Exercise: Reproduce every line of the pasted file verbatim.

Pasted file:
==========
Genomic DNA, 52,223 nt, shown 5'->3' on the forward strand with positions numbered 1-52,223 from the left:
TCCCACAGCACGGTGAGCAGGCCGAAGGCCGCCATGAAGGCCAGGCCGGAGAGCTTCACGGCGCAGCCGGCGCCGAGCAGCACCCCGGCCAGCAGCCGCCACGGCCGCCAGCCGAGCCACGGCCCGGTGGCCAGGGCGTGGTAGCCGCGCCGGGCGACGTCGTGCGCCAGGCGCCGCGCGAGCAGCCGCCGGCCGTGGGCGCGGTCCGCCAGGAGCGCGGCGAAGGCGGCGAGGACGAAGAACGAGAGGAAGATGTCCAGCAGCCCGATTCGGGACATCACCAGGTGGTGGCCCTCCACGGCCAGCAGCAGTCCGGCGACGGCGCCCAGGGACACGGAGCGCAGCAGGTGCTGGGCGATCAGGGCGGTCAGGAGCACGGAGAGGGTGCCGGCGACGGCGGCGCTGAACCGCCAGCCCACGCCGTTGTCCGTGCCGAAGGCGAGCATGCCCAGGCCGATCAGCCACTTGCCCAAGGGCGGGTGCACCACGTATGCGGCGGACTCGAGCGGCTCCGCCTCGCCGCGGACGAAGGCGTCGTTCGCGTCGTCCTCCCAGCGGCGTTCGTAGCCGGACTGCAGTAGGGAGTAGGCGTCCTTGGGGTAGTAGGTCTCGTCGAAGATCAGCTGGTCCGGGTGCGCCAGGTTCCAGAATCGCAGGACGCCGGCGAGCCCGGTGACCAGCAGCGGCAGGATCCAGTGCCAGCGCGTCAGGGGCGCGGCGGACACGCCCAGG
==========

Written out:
Genomic DNA, 52,223 nt, shown 5'->3' on the forward strand with positions numbered 1-52,223 from the left:
TCCCACAGCACGGTGAGCAGGCCGAAGGCCGCCATGAAGGCCAGGCCGGAGAGCTTCACGGCGCAGCCGGCGCCGAGCAGCACCCCGGCCAGCAGCCGCCACGGCCGCCAGCCGAGCCACGGCCCGGTGGCCAGGGCGTGGTAGCCGCGCCGGGCGACGTCGTGCGCCAGGCGCCGCGCGAGCAGCCGCCGGCCGTGGGCGCGGTCCGCCAGGAGCGCGGCGAAGGCGGCGAGGACGAAGAACGAGAGGAAGATGTCCAGCAGCCCGATTCGGGACATCACCAGGTGGTGGCCCTCCACGGCCAGCAGCAGTCCGGCGACGGCGCCCAGGGACACGGAGCGCAGCAGGTGCTGGGCGATCAGGGCGGTCAGGAGCACGGAGAGGGTGCCGGCGACGGCGGCGCTGAACCGCCAGCCCACGCCGTTGTCCGTGCCGAAGGCGAGCATGCCCAGGCCGATCAGCCACTTGCCCAAGGGCGGGTGCACCACGTATGCGGCGGACTCGAGCGGCTCCGCCTCGCCGCGGACGAAGGCGTCGTTCGCGTCGTCCTCCCAGCGGCGTTCGTAGCCGGACTGCAGTAGGGAGTAGGCGTCCTTGGGGTAGTAGGTCTCGTCGAAGATCAGCTGGTCCGGGTGCGCCAGGTTCCAGAATCGCAGGACGCCGGCGAGCCCGGTGACCAGCAGCGGCAGGATCCAGTGCCAGCGCGTCAGGGGCGCGGCGGACACGCCCAGG